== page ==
After the fall of Kabul, there is a strong temptation to consider the failure of the West’s 20-year intervention in Afghanistan like something predestined. “There is no military solution” to the country’s challenges, says one version of this analysis. It is true: you are not definitely going to win a war in which you cannot win peace.
But there is a similar fatalism about the possibility that peace could ever have been won in Afghanistan. It is too tribal and traditional a society to ever become a functional democracy, some say. “Nation building” by outsiders is always doomed, others say.
Building a nation is undoubtedly the job of the people to whom it belongs. However, building a functioning state and economy is something the West not only was able to do, it had an obligation to do after expelling the Taliban in 2001. The sad reality is that we never really tried.
While the per capita income of Afghanistan is higher today than in the 1990s, it remains unchanged at around $ 600 in the last decade, according to the world Bank. As the economist points out Jeffrey sachsUS spending on economic development in the country looks very small compared to military spending, and even what was theoretically spent on reconstruction was largely spent on security.
Resilient state structures and economic activity require a stable and secure environment, but dependency goes both ways. A well-functioning state and economy for the Afghan people would have made military spending much more effective, giving the Afghan forces something worth fighting for and the Taliban less fertile ground for recruitment.
More importantly, it is not “that it is not so much about how much money you spend, it is how the money is spent,” he says. Sarah chayes, who spent a decade in Afghanistan as an advisor to the US military leadership and wrote a book on corruption there. That corruption, which undermines loyalty and fuels economic failure, ultimately also caused military failure.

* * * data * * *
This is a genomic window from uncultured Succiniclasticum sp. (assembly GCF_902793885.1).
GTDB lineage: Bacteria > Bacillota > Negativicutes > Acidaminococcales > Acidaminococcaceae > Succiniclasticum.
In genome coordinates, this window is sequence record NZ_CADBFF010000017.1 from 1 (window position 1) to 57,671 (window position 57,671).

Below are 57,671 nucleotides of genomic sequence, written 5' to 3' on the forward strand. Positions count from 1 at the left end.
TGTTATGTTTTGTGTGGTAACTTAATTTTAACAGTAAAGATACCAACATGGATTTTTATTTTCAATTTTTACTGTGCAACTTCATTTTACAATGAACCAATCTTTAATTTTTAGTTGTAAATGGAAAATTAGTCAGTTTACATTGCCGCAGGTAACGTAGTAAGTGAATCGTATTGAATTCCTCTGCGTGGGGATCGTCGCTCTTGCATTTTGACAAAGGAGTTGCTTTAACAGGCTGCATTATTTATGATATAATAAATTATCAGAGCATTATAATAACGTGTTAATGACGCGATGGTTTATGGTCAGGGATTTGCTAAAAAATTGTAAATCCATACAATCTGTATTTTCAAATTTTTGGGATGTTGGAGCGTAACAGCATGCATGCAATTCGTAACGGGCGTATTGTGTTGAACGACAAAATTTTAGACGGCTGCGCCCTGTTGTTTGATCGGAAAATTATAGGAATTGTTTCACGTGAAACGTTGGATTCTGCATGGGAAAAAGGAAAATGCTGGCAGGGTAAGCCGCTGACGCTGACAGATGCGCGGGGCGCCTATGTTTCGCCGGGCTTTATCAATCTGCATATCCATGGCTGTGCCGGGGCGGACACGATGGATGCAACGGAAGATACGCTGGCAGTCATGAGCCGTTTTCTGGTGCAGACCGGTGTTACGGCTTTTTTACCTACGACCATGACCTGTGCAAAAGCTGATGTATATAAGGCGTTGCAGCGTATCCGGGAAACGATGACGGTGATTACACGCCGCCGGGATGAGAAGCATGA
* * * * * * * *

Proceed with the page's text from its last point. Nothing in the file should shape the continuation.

“People were constantly telling me that the Taliban regime was authoritarian in ways they loathed, but it was not corrupt,” says Chayes. Other research supports that. According to an Integrity Watch Afghanistan poll conducted last winter, “more than half of citizens believe that levels of corruption are lower in areas controlled by the Taliban than in areas controlled by the government.”
In the same report, the total amount of bribes paid by Afghans to state officials is estimated at $ 2.25 billion. The United Nations Office on Drugs and Crime reported in 2010 that bribes totaled $ 2.5 billion in one year, nearly a quarter of the country’s formal gross domestic product. “Those charged with enforcing the law are considered the most guilty of violating it,” the report noted.
To say that highlighting corruption amounts to blaming the Afghans is wrong. The corruption of the Afghan state is due to its financial and security guarantors: the coalition led by EU.
“We had all the power,” he says Chayes, “And almost stubbornly we apply and allow that corruption.” This was done by channeling funds through preferred intermediaries, by interacting only with people in positions of authority and thereby intimidating Afghans from reporting abuses, and by failing to establish true checks and balances, such as training a police officer. independent in investigative techniques.
Said brutally, the corrupt state was a creation of American power. The special inspector general of the US Congress for the reconstruction of Afghanistan says the same: lack of patience led the government of EU to make “decisions that increased corruption and reduced the effectiveness of programs … when US officials recognized these dynamics, they found new ways to ignore conditions in the field.”
To say now that the effort to build a functioning Afghan state has always been doomed to failure is a perverse reduction in responsibility. EU and its allies were able to act differently, distributing money as individual cash payments instead of installing local guardians of resources, introducing robust transparency, monitoring and oversight mechanisms, imposing sanctions on corrupt officials at all levels.
The drama of the past week highlighted the end of what some call an unwinnable war, pointing to the ignominious history of foreign interventions in Afghanistan. The real shame is the West’s inattention for 20 years of winnable peace.